Despite the above approaches and technologies, the need remains for methods and systems which can further increase treatment efficiencies and are safe, reliable and cost effective.SUMMARY OF THE INVENTION
The present invention provides a method of removing contaminants from samples, particularly slurry samples, involving the steps of pressurizing the sample, injecting the sample with an expansion fluid, and depressurizing the sample. The sample is pressurized and the expansion fluid is injected directly into the sample. Injecting and pressurizing can generally be performed simultaneously, although sequential performance is also suitable for some embodiments. After pressurizing, the sample is depressurized such that the expansion fluid forms microbubbles in the sample. The microbubbles disrupt any solids within the sample in a manner sufficient to increase decontamination efficiency. The pressurizing and depressurizing steps are then repeated at least once. Depending on the particular expansion fluid and contaminant combination, the microbubbles can also act as microreactors which provide ample reactive zone at the gas-liquid interface for increased contact with contaminants.
In another embodiment, the present invention provides for a method of removing contaminants from contaminated samples involving the steps of pressurizing the sample containing the contaminant, injecting the sample with an expansion fluid, and depressurizing the sample. The expansion fluid contains at least one decontaminating compound selected from oxidizing agents, phase transfer agents, and extraction agents. Alternatively, decontaminating compounds such as phase transfer agents and extraction agents can be added to the contaminated sample prior to injection of the expansion fluid. After the pressurizing, the sample can be depressurized to a second pressure which is at least 10 psi lower than the first pressure. During the pressurization step the expansion fluid forms microbubbles in the sample. The microbubbles disrupt the solid particulates in the slurry sample such that they fracture and expose the contaminants contained inside to the decontaminating compound. The pressurizing, injecting, and depressurizing steps are then repeated from 2 to 100 times, depending on the particular system.
A greater understanding of the present invention may be had from reference to the following detailed description and the appended claims.
Before the present invention is disclosed and described, it is to be understood that this invention is not limited to the particular structures, process steps, or materials disclosed herein, but is extended to equivalents thereof as would be recognized by those ordinarily skilled in the relevant arts. It should also be understood that terminology employed herein is used for the purpose of describing particular embodiments only and is not intended to be limiting.
In describing and claiming the present invention, the following terminology will be used in accordance with the definitions set forth below.
It is noted that, as used herein, the singular forms of “a,” “an,” and “the” include plural referents unless the context clearly dictates otherwise. Thus, for example, reference to “a contaminant” includes one or more of such contaminants, reference to “an expansion fluid” includes reference to one or more expansion fluids, and reference to “injecting” includes reference to one or more of such steps.Definitions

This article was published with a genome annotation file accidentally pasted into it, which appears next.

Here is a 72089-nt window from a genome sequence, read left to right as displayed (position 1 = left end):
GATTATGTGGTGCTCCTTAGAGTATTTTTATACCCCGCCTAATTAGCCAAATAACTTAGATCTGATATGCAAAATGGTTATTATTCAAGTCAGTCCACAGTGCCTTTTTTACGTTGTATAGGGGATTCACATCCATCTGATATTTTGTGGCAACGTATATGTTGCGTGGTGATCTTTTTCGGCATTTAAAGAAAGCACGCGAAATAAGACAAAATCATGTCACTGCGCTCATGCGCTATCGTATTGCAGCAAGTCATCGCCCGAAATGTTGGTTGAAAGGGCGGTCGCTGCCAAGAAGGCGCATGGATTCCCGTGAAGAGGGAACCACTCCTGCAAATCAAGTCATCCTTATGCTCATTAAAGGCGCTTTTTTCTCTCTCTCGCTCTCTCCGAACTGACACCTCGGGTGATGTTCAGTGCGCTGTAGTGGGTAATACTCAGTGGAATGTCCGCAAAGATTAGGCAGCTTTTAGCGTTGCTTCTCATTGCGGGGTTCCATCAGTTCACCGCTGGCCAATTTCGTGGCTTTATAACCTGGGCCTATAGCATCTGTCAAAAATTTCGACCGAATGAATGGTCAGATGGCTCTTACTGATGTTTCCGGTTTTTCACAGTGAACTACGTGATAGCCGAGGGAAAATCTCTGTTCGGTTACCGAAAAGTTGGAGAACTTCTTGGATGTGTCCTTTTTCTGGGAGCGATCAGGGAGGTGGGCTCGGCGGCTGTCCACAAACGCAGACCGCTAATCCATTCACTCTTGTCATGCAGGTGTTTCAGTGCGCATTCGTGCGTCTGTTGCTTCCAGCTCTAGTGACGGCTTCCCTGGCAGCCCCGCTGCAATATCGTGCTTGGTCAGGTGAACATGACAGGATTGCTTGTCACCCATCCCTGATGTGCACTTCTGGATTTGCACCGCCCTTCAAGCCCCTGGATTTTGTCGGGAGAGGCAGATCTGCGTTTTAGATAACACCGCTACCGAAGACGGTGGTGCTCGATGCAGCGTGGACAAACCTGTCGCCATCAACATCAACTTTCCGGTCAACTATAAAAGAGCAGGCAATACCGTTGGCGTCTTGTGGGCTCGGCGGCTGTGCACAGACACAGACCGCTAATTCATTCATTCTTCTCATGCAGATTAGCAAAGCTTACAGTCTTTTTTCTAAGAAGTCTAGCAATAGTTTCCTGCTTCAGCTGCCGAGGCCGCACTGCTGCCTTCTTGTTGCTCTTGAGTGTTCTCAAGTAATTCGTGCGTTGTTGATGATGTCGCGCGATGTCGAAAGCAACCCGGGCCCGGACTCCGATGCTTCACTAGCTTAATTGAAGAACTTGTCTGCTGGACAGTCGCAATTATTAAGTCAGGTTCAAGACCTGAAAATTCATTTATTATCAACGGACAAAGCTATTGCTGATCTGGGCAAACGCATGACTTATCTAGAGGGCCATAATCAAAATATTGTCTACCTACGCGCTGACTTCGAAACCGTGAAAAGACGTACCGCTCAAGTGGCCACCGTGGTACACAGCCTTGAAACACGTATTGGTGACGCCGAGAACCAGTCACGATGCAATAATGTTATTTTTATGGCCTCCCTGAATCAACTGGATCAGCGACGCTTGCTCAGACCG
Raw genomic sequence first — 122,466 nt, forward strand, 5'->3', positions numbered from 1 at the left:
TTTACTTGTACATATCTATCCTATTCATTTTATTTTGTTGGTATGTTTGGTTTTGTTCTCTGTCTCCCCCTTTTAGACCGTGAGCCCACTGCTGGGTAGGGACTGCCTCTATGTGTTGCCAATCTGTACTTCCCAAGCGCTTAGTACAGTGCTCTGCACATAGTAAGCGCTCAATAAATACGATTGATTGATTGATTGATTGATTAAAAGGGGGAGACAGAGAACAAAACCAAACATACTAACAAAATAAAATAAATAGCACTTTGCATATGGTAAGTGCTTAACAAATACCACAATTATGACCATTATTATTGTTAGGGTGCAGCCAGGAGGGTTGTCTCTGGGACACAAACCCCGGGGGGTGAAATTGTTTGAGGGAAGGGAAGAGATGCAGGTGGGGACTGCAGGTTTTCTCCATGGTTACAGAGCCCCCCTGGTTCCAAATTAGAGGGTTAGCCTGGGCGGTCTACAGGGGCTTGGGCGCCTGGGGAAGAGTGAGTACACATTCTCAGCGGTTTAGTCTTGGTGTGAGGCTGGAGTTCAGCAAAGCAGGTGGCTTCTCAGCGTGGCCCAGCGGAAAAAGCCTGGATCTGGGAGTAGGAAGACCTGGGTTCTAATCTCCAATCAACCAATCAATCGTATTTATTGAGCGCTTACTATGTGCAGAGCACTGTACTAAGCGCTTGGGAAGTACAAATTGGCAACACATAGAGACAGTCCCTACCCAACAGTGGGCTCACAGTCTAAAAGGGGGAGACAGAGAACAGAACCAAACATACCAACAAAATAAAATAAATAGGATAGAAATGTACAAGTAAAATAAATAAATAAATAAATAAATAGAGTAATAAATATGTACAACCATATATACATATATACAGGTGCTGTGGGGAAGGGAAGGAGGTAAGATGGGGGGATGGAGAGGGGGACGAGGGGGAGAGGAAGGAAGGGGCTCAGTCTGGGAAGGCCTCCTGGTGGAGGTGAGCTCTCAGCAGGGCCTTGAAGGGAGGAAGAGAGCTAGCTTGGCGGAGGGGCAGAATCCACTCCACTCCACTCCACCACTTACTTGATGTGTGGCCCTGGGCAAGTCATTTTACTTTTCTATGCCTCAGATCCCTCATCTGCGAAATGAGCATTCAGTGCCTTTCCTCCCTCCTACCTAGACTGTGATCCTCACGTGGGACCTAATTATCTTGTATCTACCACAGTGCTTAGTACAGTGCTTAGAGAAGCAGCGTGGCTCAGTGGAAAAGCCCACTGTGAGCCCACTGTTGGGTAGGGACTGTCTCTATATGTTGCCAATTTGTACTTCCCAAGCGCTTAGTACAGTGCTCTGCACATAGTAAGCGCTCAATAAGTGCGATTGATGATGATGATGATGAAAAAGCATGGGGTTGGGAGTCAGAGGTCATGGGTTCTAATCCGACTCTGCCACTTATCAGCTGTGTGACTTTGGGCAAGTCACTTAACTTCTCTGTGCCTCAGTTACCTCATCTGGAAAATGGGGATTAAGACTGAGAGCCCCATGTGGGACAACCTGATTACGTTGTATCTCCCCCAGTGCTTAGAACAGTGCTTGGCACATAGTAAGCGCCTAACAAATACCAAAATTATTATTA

As used herein the term, “air” means and refers to a gaseous mixture that comprises at least about 20 mole percent O2.
As used herein, the term “bacteria” means and refers to unicellular microorganisms as conventionally understood, although other microorganisms such as viruses, fungi, and other bioactive materials can be effectively treated with the present invention.
As used herein, the term “contaminant” or “contaminants” means and refers to any agent that directly, or indirectly, has a detrimental effect on the environment or a living creature (e.g., human, animal, insect, plant), such as, but not limited to a chemical, biological, inorganic, or combinations of these contaminants. Contaminants can include volatile organic compounds, non-volatile organic compounds, polyaromatic hydrocarbons (PAHs) (e.g., anthracene, fluoranthene, phenanthrene, naphthalene); polychlorinated biphenyls (PCBs) (e.g., arochlor 1016); hydrocarbons (e.g., petroleum residues from oil and gas production, etc.), chlorinated hydrocarbons (e.g., tetrachloroethene, cis- and trans-dichloroethene, vinyl chloride, 1,1,1-trichloroethane, 1,1-dichloroethane, 1,2-dichloroethane, methylene chloride, chloroform, etc.); methyl tertiary-butyl ether (MTBE); and BTEX (e.g., benzene, toluene, ethylbenzene, xylenes, and the like); explosive residues (e.g., nitrobenzenes, RDX, HMX, trinitrotoluene (TNT), nitroaromatics, etc.); chlorinated pesticides (e.g., chlordane, heptachlor, etc.); microorganisms such as E-Coli, Coliform, bacteria, virus, etc.; inorganic materials such as metals, nitrates, semi-metals, etc; and/or the like. The microbubbles, apparatuses, and methods herein are useful in remediating contaminants, including any one, or combinations of those delineated herein.
As used herein, the term “expansion fluid” refers to a continuous, amorphous fluid substance whose molecules move freely past one another and that has the tendency to assume the shape of its container, for example, a liquid or a gas or a mixture of both, and exhibits substantial volumetric changes with changes in pressure. The expansion fluid can include, or consist essentially of, active compounds such as oxidizing agents, extraction agents, and/or a reactive or nonreactive gas or gas mixture.
The term “extraction agents” refers to compounds which are capable of isolating and either removing or facilitating removal of contaminants from a sample. Examples of extraction agents include phase transfer agents and chelating agents.